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Suicide Bridge on Route 66 in Pasadena, California

Colorado Street Bridge in PasadenaThe majestic 1913 Colorado Street Bridge in Pasadena, California not only wowed early travelers crossing the causeway, but soon took on a more sinister note when people began to leap from the 150 foot bridge to their death.

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Within a decade of its construction, locals had begun to call it the “Suicide Bridge,” and as you can imagine, legends began to abound that the bridge was haunted be those unfortunate souls.

The beautiful concrete bridge spans 1,467 feet across the Arroyo Seco, a deeply cut canyon linking the San Gabriel Mountains to the Los Angeles River, and containing the intermittent Arroyo Seco Stream for which it is named. The bridge is often incorrectly referred to as the “Arroyo Seco Bridge.”

In Pasadena’s early days, before the historic Colorado Street Bridge was built, crossing the Arroyo Seco was an extremely difficult task. Horses and wagons descended the steep eastern slope, crossed the stream over a smaller bridge, and then climbed up the west bank through Eagle Rock Pass.

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The bridge was designed and built by the J.A.L. Waddell firm of Kansas City, Missouri and named for Colorado Street (now called Colorado Boulevard,) which was the major east-west thoroughfare through Pasadena.

Known for its Beaux Arts arches, ornate lamp posts and railings, the initial design proved difficult due to finding solid footing in the Arroyo bed. However, when engineer John Drake Mercereau conceived the idea of curving the bridge, he created a work of art.

The first tragedy on the bridge occurred before construction was even complete. Allegedly, when one of the bridge workers toppled over the side and plunged headfirst into a vat of wet concrete, his co-workers assumed he could not be saved in time and left his body in the quick-drying cement. His is only one of the many souls said to haunt the “Suicide Bridge.”

The first suicide occurred on November 16, 1919 and was followed by a number of others, especially during the Great Depression. Over the years, it is estimated that more than 100 people took their lives leaping the 150 feet into the arroyo below.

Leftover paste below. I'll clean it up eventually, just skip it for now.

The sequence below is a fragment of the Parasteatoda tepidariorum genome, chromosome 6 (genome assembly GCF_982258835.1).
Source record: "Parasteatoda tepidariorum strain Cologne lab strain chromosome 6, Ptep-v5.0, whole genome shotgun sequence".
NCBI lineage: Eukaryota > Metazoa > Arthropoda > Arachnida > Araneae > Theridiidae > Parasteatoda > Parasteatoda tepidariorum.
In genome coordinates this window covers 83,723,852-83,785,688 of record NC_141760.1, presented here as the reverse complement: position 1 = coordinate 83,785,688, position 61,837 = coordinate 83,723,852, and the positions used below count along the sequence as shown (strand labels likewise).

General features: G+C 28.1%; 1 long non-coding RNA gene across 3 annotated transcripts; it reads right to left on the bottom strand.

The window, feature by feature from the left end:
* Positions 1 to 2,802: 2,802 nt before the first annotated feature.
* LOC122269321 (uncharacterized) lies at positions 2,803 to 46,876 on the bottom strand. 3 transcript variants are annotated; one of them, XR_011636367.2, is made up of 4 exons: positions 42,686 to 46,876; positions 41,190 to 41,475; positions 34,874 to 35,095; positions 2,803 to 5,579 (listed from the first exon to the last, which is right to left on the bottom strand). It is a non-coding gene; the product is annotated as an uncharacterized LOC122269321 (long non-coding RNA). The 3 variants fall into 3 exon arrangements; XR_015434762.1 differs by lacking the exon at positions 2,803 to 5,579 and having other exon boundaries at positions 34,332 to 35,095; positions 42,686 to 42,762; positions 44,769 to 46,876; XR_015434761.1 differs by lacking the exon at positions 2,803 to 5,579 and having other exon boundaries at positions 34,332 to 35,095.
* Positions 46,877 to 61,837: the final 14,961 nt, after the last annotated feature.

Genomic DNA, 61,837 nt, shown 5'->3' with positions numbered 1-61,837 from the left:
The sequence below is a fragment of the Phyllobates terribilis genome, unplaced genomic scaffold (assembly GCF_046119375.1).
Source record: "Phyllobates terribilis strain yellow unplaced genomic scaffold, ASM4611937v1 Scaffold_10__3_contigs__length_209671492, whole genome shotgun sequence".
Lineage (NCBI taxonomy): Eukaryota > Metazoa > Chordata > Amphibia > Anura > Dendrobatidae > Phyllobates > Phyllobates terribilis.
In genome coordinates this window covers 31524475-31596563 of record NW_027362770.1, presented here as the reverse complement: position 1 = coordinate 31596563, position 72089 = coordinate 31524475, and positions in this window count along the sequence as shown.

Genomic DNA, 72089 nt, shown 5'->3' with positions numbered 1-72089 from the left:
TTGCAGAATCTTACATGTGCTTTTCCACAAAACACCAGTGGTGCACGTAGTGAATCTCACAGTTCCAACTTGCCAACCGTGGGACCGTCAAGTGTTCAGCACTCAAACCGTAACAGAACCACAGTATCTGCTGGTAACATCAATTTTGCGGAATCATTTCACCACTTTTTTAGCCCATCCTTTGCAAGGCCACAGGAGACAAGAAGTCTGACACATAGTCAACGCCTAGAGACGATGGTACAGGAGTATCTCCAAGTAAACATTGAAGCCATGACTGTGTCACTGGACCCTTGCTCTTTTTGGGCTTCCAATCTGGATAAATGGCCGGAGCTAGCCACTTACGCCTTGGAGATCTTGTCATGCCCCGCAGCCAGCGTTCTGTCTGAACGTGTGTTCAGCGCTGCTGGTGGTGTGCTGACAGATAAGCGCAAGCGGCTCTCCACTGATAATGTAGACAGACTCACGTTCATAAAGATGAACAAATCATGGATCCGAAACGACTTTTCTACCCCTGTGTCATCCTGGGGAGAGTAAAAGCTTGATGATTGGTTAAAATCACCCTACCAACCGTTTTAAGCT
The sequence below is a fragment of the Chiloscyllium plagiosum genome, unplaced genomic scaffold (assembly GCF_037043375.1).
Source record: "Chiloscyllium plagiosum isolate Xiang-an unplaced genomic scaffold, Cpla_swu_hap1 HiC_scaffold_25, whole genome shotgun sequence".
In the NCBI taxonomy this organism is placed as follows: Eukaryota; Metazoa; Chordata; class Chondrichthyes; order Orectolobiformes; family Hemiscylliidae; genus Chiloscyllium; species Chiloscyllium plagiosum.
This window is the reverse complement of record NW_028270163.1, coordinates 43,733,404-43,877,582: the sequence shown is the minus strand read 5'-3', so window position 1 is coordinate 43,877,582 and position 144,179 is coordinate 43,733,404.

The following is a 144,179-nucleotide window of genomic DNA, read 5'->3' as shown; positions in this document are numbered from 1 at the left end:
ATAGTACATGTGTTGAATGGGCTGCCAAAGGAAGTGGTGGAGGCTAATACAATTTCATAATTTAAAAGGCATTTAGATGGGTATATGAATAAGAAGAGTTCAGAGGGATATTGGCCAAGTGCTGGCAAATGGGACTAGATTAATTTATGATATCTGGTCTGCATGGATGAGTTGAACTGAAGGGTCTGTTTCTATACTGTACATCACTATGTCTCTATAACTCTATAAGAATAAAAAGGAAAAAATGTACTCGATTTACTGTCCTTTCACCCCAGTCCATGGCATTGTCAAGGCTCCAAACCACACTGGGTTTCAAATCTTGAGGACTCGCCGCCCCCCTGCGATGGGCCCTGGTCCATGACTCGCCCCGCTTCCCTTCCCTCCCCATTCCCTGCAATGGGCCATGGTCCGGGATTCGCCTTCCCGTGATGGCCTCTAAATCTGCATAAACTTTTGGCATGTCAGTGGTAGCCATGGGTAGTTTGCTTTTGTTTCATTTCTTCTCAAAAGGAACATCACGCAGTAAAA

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One of the more notable suicides was when a despondent mother threw her baby girl over the railing on May 1, 1937. She then followed her into the depths of the canyon. Though the mother died, her child miraculously survived. Evidently, her mother had inadvertently tossed her into some nearby trees, and she was later recovered from the thick branches.

By the 1980’s the historic bridge had fallen into great disrepair as chunks of concrete began to fall from its ornate railings and arches. After the Loma Prieta earthquake near Oakland in 1989., the bridge was closed as a precautionary measure.

Eventually federal, state and local funds provided some $27 million dollars in renovation costs and the bridge was reopened in 1993, complete with its original detail, plus a suicide prevention rail. Though the number of suicides throughout the years has decreased, the bridge continues to retain its nickname and its ghostly legends.

According to the tales, a number of spirits are said to wander the bridge itself as well as the arroyo below. Others have heard unexplained cries coming from the canyon. One report tells of a spectral man that is often seen wandering the bridge who wears wire-rimmed glasses. Other people have claimed to see a woman in a long flowing robe, who stands atop one of the parapets, before vanishing as she throws herself off the side.

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In the arroyo below, phantom forms have been seen walking the river bed, a number of unexplainable sounds are often heard, and the atmosphere is often described as “thick.”

The Colorado Street Bridge was part of Route 66 until 1940 when the Arroyo Seco Parkway opened. Today, the bridge has received a Civil Engineering Landmark designation and is listed on the National Register of Historic Places.

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Jake Carter

Jake Carter is a researcher and a prolific writer who has been fascinated by science and the unexplained since childhood. He is always eager to share his findings and insights with the readers of, a website he created in 2013.